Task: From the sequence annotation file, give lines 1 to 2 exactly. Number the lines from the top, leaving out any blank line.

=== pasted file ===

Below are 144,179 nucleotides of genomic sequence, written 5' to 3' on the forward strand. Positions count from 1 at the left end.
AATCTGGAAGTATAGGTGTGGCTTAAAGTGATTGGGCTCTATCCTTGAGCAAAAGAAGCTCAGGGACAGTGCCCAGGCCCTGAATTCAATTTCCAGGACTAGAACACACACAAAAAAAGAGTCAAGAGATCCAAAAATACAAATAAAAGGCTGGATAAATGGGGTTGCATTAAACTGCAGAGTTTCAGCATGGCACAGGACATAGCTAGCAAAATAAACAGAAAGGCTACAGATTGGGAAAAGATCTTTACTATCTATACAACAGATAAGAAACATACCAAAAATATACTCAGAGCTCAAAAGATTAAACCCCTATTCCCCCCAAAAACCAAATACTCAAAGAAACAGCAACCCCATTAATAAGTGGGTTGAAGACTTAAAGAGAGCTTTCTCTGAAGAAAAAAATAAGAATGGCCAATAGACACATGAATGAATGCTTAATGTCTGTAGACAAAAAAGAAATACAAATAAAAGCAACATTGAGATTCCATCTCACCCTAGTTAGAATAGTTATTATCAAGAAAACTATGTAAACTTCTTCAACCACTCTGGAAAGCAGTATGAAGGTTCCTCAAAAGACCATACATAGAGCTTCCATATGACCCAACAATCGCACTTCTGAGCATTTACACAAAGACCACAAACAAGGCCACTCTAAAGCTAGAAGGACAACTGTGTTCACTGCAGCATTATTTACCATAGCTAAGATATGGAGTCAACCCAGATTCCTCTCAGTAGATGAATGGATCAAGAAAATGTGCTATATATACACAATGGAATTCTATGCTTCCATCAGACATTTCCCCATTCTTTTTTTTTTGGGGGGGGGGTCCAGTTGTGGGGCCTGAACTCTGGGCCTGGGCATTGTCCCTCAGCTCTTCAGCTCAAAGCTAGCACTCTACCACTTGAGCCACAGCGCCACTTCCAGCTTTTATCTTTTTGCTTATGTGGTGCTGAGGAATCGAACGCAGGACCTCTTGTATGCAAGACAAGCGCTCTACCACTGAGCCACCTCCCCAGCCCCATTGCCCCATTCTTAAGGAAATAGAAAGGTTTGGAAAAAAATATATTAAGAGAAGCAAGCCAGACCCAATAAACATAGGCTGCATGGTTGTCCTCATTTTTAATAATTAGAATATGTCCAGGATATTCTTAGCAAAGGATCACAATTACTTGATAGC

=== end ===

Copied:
Below are 144,179 nucleotides of genomic sequence, written 5' to 3' on the forward strand. Positions count from 1 at the left end.
AATCTGGAAGTATAGGTGTGGCTTAAAGTGATTGGGCTCTATCCTTGAGCAAAAGAAGCTCAGGGACAGTGCCCAGGCCCTGAATTCAATTTCCAGGACTAGAACACACACAAAAAAAGAGTCAAGAGATCCAAAAATACAAATAAAAGGCTGGATAAATGGGGTTGCATTAAACTGCAGAGTTTCAGCATGGCACAGGACATAGCTAGCAAAATAAACAGAAAGGCTACAGATTGGGAAAAGATCTTTACTATCTATACAACAGATAAGAAACATACCAAAAATATACTCAGAGCTCAAAAGATTAAACCCCTATTCCCCCCAAAAACCAAATACTCAAAGAAACAGCAACCCCATTAATAAGTGGGTTGAAGACTTAAAGAGAGCTTTCTCTGAAGAAAAAAATAAGAATGGCCAATAGACACATGAATGAATGCTTAATGTCTGTAGACAAAAAAGAAATACAAATAAAAGCAACATTGAGATTCCATCTCACCCTAGTTAGAATAGTTATTATCAAGAAAACTATGTAAACTTCTTCAACCACTCTGGAAAGCAGTATGAAGGTTCCTCAAAAGACCATACATAGAGCTTCCATATGACCCAACAATCGCACTTCTGAGCATTTACACAAAGACCACAAACAAGGCCACTCTAAAGCTAGAAGGACAACTGTGTTCACTGCAGCATTATTTACCATAGCTAAGATATGGAGTCAACCCAGATTCCTCTCAGTAGATGAATGGATCAAGAAAATGTGCTATATATACACAATGGAATTCTATGCTTCCATCAGACATTTCCCCATTCTTTTTTTTTTGGGGGGGGGGTCCAGTTGTGGGGCCTGAACTCTGGGCCTGGGCATTGTCCCTCAGCTCTTCAGCTCAAAGCTAGCACTCTACCACTTGAGCCACAGCGCCACTTCCAGCTTTTATCTTTTTGCTTATGTGGTGCTGAGGAATCGAACGCAGGACCTCTTGTATGCAAGACAAGCGCTCTACCACTGAGCCACCTCCCCAGCCCCATTGCCCCATTCTTAAGGAAATAGAAAGGTTTGGAAAAAAATATATTAAGAGAAGCAAGCCAGACCCAATAAACATAGGCTGCATGGTTGTCCTCATTTTTAATAATTAGAATATGTCCAGGATATTCTTAGCAAAGGATCACAATTACTTGATAGC